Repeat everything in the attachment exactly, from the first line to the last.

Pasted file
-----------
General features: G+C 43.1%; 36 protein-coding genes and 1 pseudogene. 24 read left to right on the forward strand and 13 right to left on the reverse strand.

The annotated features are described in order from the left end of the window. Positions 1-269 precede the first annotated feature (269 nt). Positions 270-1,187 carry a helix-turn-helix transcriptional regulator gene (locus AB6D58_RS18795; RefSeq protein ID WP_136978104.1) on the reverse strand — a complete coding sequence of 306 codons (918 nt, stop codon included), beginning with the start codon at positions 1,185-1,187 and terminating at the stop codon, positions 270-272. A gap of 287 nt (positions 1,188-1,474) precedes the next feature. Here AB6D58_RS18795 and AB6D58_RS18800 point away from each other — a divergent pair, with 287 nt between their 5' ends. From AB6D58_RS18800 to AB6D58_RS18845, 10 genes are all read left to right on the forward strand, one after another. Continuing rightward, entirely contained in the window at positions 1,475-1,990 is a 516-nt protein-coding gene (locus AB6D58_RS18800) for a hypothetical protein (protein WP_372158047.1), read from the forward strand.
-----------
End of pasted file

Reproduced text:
General features: G+C 43.1%; 36 protein-coding genes and 1 pseudogene. 24 read left to right on the forward strand and 13 right to left on the reverse strand.

The annotated features are described in order from the left end of the window. Positions 1-269 precede the first annotated feature (269 nt). Positions 270-1,187 carry a helix-turn-helix transcriptional regulator gene (locus AB6D58_RS18795; RefSeq protein ID WP_136978104.1) on the reverse strand — a complete coding sequence of 306 codons (918 nt, stop codon included), beginning with the start codon at positions 1,185-1,187 and terminating at the stop codon, positions 270-272. A gap of 287 nt (positions 1,188-1,474) precedes the next feature. Here AB6D58_RS18795 and AB6D58_RS18800 point away from each other — a divergent pair, with 287 nt between their 5' ends. From AB6D58_RS18800 to AB6D58_RS18845, 10 genes are all read left to right on the forward strand, one after another. Continuing rightward, entirely contained in the window at positions 1,475-1,990 is a 516-nt protein-coding gene (locus AB6D58_RS18800) for a hypothetical protein (protein WP_372158047.1), read from the forward strand.